15 October 2006

"I am compelled to run over them"

Your weekly dose of Spurgeon
posted by Phil Johnson

The PyroManiacs devote space at the beginning of each week to highlights from The Spurgeon Archive. The following excerpt is from The Plea of Faith, a sermon preached at Exeter Hall on Sunday evening, June 22, 1856 (during the second year of Spurgeon's ministry in London, and just three days after his 22nd birthday).


hat is the reason why yon man hates me, because I preach what I believe to be right? If I do speak the truth am I responsible for his hating me? Not in the least degree.

I am sometimes told by my people that I attack certain parties very hard. Well, I cannot help it; if they are not right, it is not my fault—if they come in my way, that I am compelled to run over them. Suppose two of you should be driving in the road to-morrow, and one of you should be on the right side of the road, and some accident should occur, you would say, "Sir, the other man ought to have pulled up, he must pay the damages, for he had no business there at all on his wrong side." And it will be the same with us if we preach God's truth; we must go straight on; if the greatest ill feeling in the world rise up we have nothing to do with it.

God's truth will sometimes bring about warfare; Jesus Christ, you know, said himself that he came to put warfare between man and man; to set the mother-in-law against the daughter-in-law, and the daughter-in-law against the mother-inlaw; and that a man's foes should be those of his own household. But if there be ill-feeling, if there be clamoring of sects, to whom is it due? Who is responsible for it? Why, the man who makes the new sects, not the man who abides fast and firm by the old one.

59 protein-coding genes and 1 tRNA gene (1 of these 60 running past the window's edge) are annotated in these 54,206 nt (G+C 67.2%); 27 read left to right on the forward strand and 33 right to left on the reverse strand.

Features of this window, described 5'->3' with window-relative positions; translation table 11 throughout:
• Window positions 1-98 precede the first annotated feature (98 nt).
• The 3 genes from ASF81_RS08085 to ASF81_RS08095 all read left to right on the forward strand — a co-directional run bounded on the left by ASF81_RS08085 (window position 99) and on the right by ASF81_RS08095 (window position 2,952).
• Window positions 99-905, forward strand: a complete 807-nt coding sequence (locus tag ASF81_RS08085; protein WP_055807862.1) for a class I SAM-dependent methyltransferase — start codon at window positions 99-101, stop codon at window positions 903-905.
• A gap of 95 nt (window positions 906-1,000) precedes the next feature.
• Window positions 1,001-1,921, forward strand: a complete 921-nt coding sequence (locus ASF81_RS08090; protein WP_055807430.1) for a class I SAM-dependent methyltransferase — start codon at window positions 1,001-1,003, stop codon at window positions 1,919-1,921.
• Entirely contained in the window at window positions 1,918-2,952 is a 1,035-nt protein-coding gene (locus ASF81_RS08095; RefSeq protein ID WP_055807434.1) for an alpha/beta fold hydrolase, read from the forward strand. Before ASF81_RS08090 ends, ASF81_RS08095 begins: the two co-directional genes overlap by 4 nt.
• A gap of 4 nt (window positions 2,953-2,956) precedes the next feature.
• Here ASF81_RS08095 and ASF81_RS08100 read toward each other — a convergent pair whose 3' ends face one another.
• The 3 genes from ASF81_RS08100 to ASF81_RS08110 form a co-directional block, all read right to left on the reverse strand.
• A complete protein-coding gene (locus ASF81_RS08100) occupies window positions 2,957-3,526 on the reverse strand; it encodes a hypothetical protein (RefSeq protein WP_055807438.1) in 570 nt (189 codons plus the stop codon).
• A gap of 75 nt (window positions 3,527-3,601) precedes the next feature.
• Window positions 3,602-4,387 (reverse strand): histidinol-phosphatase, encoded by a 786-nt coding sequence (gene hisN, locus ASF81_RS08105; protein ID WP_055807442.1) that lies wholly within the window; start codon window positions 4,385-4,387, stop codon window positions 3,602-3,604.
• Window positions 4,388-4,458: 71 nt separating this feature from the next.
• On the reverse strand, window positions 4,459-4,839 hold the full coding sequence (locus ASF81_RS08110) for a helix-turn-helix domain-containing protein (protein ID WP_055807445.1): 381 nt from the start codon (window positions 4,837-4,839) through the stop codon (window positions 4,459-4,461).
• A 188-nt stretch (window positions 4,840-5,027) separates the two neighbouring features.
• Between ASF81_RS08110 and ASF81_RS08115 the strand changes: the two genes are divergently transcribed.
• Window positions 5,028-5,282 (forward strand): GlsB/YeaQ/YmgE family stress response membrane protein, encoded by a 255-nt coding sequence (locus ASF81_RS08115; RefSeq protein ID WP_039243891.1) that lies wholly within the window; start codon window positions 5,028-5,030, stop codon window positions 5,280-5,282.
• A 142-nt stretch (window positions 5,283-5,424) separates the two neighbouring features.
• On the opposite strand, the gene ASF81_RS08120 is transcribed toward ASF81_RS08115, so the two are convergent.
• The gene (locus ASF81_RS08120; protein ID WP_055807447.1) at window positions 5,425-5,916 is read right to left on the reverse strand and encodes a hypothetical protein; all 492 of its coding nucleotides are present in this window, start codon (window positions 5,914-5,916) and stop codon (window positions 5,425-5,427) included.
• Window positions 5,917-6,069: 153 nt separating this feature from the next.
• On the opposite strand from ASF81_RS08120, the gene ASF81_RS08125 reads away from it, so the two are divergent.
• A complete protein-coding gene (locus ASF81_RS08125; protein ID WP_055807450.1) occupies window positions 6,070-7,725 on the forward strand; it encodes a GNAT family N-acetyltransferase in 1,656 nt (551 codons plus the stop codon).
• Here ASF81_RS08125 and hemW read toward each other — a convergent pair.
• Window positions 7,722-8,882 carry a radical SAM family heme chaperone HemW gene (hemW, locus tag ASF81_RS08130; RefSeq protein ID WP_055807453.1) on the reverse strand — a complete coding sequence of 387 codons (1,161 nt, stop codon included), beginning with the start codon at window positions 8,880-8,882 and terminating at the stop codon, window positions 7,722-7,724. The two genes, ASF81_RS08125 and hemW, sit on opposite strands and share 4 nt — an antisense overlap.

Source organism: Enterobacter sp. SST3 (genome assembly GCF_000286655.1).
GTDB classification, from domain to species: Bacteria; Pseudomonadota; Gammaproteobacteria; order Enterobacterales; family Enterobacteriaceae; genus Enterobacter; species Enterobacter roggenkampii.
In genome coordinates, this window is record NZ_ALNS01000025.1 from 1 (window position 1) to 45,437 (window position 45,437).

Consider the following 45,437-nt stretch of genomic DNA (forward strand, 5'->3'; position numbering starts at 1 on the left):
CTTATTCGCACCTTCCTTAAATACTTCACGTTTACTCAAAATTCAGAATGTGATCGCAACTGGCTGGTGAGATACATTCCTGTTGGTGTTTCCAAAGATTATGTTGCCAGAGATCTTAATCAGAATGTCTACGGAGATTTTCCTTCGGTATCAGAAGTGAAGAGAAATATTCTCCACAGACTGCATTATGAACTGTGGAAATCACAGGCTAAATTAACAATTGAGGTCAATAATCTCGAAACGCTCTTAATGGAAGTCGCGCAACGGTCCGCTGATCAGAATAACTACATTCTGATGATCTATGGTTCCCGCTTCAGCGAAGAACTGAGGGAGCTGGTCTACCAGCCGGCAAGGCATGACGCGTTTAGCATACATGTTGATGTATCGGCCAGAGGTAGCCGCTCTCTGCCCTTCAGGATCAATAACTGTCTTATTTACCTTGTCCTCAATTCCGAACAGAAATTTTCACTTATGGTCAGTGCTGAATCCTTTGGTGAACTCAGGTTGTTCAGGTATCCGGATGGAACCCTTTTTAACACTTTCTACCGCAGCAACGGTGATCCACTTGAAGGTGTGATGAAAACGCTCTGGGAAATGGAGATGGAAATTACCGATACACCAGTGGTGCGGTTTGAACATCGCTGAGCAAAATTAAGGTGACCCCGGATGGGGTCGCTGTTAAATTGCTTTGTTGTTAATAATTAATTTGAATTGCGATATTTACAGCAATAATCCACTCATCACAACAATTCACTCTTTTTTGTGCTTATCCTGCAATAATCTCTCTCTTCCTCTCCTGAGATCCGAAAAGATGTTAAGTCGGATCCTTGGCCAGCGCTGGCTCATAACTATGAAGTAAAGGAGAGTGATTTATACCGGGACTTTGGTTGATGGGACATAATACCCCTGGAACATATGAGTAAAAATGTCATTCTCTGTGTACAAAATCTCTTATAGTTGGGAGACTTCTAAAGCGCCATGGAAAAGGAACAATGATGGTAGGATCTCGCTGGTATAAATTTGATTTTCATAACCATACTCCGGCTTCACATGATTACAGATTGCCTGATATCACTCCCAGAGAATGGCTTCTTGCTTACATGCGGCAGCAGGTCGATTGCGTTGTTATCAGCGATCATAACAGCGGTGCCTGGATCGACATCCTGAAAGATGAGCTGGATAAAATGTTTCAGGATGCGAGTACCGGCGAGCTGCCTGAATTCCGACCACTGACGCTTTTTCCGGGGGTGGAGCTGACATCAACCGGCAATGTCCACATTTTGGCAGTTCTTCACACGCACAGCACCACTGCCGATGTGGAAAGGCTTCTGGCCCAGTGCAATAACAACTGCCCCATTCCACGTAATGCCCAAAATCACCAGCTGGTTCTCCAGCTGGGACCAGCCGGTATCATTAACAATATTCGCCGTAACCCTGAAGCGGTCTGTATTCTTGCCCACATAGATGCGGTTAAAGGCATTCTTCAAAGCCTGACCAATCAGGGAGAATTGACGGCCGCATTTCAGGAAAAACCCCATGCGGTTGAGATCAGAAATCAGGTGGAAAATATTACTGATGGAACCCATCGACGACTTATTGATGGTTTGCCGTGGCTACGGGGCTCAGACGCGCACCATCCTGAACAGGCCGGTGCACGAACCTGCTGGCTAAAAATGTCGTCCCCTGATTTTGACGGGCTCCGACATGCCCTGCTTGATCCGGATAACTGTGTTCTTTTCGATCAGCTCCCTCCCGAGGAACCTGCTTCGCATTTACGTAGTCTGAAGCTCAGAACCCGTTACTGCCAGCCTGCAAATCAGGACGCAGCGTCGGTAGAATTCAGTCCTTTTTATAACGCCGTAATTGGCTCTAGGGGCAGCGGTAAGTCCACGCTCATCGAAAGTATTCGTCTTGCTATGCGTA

If I am safely moored by a good strong anchor of fundamental truth, and some other shall strike my vessel and sink himself, I will not pay the damages. I stand firm: if others choose to go away from the truth, to cut their cables and slip their moorings; then let them. God grant that we may not do the same. Hold the truth, my friends, and hold it as the easiest method of sweeping away heresies and false doctrines.

But now-a-days, you know, you are told, "Oh, it does not matter what you believe; doctrines are nothing;" and they have tried lately to make a very happy family of us, like the happy family near Waterloo Bridge, where all kinds of creatures are shut up together; but they are only kept in order by a lath which the man, when we turn our heads, applies between the bars of the cage.

Just so with denominations; they want to amalgamate us all. We differ in various doctrines, and therefore some of us must be wrong, if we hold doctrines which are directly hostile to each other. But we are told, "It does not signify; doubtless, you are all right."

Now, I cannot see that. If I say one thing, and another man says another, how, by all that is holy, can both speak the truth? Shall black and white be the same color? Shall falsehood and truth be the same? When they shall be, and fire shall sleep in the same cradle with the waves of the ocean, then shall we agree to amalgamate ourselves with those who deny our doctrines, or speak evil of what we believe to be the gospel.